In our VLOOKUP example, we want an exact match (“Bananas”), so we type “FALSE” in the formula. If we instead used “TRUE” as a parameter, we would get an approximate match. Alternatively, if we didn’t make any selection then Excel assumes “TRUE” has been entered.
An approximate match would be useful when looking up an exact figure that might not be contained in the table, for example, if the number 2.9585. In this case, Excel will look for the number closest to 2.9585, even if that specific number is not contained in the dataset. This will help prevent errors in the VLOOKUP formula.
VLOOKUP in financial modeling and financial analysis
VLOOKUP formulas are often used in financial modeling and other types of financial analysis to make models more dynamic and incorporate multiple scenarios.
For example, imagine a financial model that included a debt schedule, where the company had three different scenarios for the interest rate: 3.0%, 4.0%, and 5.0%. The VLOOKUP function could look for a chosen scenario: low, medium or high, and output the corresponding interest rate into the financial model.
As you can see in the example above, an analyst can select the Medium scenario and the VLOOKUP will return 4.0%.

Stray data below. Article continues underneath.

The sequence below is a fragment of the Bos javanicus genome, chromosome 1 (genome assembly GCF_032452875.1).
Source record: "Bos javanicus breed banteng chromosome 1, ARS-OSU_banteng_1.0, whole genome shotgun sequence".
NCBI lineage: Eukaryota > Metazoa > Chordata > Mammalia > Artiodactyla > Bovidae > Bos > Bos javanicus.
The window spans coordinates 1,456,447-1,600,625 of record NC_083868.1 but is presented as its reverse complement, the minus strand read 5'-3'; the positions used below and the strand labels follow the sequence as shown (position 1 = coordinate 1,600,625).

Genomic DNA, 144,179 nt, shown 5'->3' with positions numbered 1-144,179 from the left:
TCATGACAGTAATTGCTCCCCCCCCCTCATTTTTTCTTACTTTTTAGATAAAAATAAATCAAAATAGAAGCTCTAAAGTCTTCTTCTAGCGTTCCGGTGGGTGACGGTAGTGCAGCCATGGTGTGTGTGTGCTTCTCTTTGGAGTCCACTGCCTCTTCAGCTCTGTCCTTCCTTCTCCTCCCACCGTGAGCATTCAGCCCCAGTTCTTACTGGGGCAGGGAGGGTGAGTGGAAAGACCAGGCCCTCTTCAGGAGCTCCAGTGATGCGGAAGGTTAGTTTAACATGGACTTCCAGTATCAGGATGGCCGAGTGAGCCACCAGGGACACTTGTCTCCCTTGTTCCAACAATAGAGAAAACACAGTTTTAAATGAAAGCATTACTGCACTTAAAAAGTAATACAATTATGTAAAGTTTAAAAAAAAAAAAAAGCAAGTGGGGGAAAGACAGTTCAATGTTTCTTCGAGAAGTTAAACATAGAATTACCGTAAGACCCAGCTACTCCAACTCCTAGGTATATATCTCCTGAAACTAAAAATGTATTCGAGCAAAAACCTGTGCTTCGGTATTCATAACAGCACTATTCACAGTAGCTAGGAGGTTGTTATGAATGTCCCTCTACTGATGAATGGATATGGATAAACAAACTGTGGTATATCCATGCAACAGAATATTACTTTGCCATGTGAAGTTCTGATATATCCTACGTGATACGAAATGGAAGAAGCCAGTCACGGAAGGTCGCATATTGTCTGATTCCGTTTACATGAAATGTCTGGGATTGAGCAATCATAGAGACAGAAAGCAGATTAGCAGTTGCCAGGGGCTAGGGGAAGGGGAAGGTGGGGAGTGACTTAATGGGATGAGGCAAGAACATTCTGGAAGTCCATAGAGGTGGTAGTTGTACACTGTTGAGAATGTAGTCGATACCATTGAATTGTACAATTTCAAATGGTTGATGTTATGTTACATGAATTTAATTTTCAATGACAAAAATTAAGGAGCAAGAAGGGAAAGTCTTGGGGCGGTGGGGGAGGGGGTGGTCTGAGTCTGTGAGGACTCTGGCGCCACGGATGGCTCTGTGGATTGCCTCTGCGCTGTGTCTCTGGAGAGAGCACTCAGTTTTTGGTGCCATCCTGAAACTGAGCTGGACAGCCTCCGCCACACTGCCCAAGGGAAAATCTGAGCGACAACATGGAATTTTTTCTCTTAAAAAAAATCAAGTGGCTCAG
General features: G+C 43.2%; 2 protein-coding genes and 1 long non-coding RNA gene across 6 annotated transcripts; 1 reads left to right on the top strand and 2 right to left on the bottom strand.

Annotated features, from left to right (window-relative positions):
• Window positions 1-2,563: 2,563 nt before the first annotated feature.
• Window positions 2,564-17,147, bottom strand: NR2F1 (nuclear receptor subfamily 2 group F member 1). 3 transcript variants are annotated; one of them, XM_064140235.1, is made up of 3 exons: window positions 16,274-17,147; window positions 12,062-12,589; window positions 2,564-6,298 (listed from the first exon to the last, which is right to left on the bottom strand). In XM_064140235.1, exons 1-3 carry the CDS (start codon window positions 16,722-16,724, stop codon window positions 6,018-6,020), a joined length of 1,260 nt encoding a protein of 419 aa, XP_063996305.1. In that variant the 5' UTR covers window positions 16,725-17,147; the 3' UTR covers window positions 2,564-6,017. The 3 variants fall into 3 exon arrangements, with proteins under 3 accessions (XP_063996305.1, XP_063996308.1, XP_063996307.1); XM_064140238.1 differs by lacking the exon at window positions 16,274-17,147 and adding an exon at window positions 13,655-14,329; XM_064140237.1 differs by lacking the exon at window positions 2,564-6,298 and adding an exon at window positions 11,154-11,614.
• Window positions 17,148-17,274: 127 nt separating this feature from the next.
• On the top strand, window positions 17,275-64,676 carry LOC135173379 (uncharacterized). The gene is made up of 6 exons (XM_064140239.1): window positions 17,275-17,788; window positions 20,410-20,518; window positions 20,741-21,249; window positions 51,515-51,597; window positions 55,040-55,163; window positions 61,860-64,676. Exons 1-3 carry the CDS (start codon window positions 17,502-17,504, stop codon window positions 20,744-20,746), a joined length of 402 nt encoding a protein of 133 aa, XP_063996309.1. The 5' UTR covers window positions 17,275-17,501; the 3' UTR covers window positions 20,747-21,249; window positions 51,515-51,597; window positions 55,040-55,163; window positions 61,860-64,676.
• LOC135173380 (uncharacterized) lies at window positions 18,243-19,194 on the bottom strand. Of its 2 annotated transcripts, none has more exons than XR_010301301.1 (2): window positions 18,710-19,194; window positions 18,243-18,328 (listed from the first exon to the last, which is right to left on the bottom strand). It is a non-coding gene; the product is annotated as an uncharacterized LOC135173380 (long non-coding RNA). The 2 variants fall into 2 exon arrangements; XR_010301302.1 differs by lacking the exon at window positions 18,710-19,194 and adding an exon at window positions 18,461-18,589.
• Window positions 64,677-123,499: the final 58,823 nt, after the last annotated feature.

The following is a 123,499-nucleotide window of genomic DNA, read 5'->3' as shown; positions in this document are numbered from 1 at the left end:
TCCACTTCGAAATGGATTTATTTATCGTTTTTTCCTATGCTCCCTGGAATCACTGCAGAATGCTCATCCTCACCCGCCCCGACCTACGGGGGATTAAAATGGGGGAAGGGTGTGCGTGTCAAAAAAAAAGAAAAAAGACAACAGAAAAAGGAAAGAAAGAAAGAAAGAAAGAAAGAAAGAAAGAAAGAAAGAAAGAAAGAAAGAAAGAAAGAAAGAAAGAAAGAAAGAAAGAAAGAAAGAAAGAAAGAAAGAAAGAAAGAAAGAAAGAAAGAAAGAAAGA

Things to remember about the VLOOKUP Function
Here is an important list of things to remember about the Excel VLOOKUP Function:
When range_lookup is omitted, the VLOOKUP function will allow a non-exact match, but it will use an exact match if one exists.
The biggest limitation of the function is that it always looks right. It will get data from the columns to the right of the first column in the table.
If the lookup column contains duplicate values, VLOOKUP will match the first value only.
The function is not case-sensitive.
Suppose there’s an existing VLOOKUP formula in a worksheet. In that scenario, formulas may break if we insert a column in the table. This is so because a hard-coded column index value doesn’t change automatically when columns are inserted or deleted. An analyst can get around this by making sure the column index value changes dynamically. If set up properly the MATCH function can do this (the COLUMNS function may also be helpful to create dynamic column index values).